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Shuffle Board: New Design Head at Calvin Klein, Lululemon Names First Female CFO, Tommy Hilfiger Appoints President


Calvin Klein

Calvin Klein Inc., a wholly owned subsidiary of PVH Corp., appointed Jessica Lomax as executive vice president and global head of design, effective Dec. 9.

Lomax brings extensive design experience with proven expertise combining vision, consumer insights and innovation. She will join the company from Nike, where she currently serves as senior creative director for women’s sportswear apparel. She has led collaborations, including Nike x Sacai, as well as numerous sustainability projects for the brand. Prior to Nike, Lomax worked with Hussein Chalayan for Puma and consulted for a number of sports and fashion brands.

Lomax will lead Calvin Klein’s global design strategy and provide creative direction across all areas of the business, including licensees. She will be responsible for defining and strengthening all product categories for the lifestyle brand, with a focus on essential hero product, in addition to driving collaborations and sustainable innovation.

Lomax’s appointment follows two recent hires to the Calvin Klein global leadership team–Jacob Jordan as global chief merchant and product strategist, and Linh Peters, global chief marketing officer. Jordan joined the company in a consulting capacity in May and was appointed to his current role in October. His previous experience is across fashion and tech, having held positions most recently at Apple and Louis Vuitton. Peters, who joined in November from Starbucks, is responsible for all aspects of Calvin Klein’s consumer marketing organization, with a focus on driving brand relevance and consumer engagement. Together, these three key hires will continue to evolve the brand direction to instill globally consistent and compelling product, marketing and consumer experiences.

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Levi Strauss

Levi Strauss & Co. named Elizabeth A. Morrison as the new chief diversity, inclusion and belonging officer, following an extensive search for the right candidate to champion its efforts to create a more diverse and equitable company and culture.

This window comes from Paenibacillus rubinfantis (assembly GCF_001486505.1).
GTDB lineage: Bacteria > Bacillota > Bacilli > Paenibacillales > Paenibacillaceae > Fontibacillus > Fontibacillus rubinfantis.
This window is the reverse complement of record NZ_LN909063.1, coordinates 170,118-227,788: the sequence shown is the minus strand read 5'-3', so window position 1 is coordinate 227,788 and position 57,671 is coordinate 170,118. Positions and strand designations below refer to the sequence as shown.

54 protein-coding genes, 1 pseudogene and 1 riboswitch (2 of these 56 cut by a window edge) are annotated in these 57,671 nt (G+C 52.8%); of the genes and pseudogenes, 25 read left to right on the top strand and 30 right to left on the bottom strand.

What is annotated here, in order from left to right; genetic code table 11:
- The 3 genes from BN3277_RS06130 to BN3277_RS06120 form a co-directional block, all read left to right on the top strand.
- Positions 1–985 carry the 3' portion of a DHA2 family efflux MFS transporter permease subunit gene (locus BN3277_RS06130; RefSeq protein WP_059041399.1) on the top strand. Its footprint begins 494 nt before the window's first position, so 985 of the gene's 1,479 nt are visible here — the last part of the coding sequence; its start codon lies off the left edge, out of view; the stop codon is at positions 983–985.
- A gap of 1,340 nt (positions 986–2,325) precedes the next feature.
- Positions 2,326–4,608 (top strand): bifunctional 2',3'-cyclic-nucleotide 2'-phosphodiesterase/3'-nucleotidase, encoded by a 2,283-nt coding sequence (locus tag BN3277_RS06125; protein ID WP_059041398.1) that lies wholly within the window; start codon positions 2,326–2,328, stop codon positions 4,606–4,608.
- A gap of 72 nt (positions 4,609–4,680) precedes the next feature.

With more than 20 years of experience creating work cultures that value diverse perspectives and empower employees to be their authentic selves, Morrison will be responsible for ensuring that the company has the right practices in place to attract and retain a diverse and inclusive workforce.

She spent the last three years as vice president of diversity and belonging at Live Nation Entertainment, where her strategic focus on communications and analytics helped drive a highly creative approach to establishing diversity and belonging as a core culture driver. Prior to that, Morrison led global diversity and inclusion for Campbell Soup Company, and spent eight years at Comcast driving employee engagement and culture.

Tommy Hilfiger

Tommy Hilfiger, which is owned by PVH Corp, appointed Avery Baker as president and chief brand officer.

In the newly established role, Baker has global responsibility for the brand’s products, marketing and experiences across all categories, regions and channels.

Since joining Tommy Hilfiger in 1998, Baker has held multiple roles across the company’s global offices, including chief marketing officer and chief brand officer. In mid-2019, Baker stepped away from her role to spend time focused on family, and she now returns to the organization to contribute in writing the next chapter for the company.